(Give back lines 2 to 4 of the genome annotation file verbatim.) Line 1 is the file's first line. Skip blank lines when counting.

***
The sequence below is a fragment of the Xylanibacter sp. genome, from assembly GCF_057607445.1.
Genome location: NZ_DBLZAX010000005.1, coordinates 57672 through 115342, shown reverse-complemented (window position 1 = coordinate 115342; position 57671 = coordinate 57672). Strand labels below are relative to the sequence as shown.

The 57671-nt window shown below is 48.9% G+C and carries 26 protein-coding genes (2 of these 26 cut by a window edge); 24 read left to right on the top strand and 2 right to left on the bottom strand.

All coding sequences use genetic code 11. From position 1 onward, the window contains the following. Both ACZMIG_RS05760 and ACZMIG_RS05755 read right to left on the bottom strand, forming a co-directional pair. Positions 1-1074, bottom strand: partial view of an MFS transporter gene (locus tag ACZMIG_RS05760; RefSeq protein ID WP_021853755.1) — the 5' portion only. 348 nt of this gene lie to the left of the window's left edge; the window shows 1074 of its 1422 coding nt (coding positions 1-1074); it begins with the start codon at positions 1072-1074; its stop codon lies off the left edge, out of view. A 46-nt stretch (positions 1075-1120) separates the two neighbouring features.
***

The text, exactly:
Genome location: NZ_DBLZAX010000005.1, coordinates 57672 through 115342, shown reverse-complemented (window position 1 = coordinate 115342; position 57671 = coordinate 57672). Strand labels below are relative to the sequence as shown.

The 57671-nt window shown below is 48.9% G+C and carries 26 protein-coding genes (2 of these 26 cut by a window edge); 24 read left to right on the top strand and 2 right to left on the bottom strand.

All coding sequences use genetic code 11. From position 1 onward, the window contains the following. Both ACZMIG_RS05760 and ACZMIG_RS05755 read right to left on the bottom strand, forming a co-directional pair. Positions 1-1074, bottom strand: partial view of an MFS transporter gene (locus tag ACZMIG_RS05760; RefSeq protein ID WP_021853755.1) — the 5' portion only. 348 nt of this gene lie to the left of the window's left edge; the window shows 1074 of its 1422 coding nt (coding positions 1-1074); it begins with the start codon at positions 1072-1074; its stop codon lies off the left edge, out of view. A 46-nt stretch (positions 1075-1120) separates the two neighbouring features.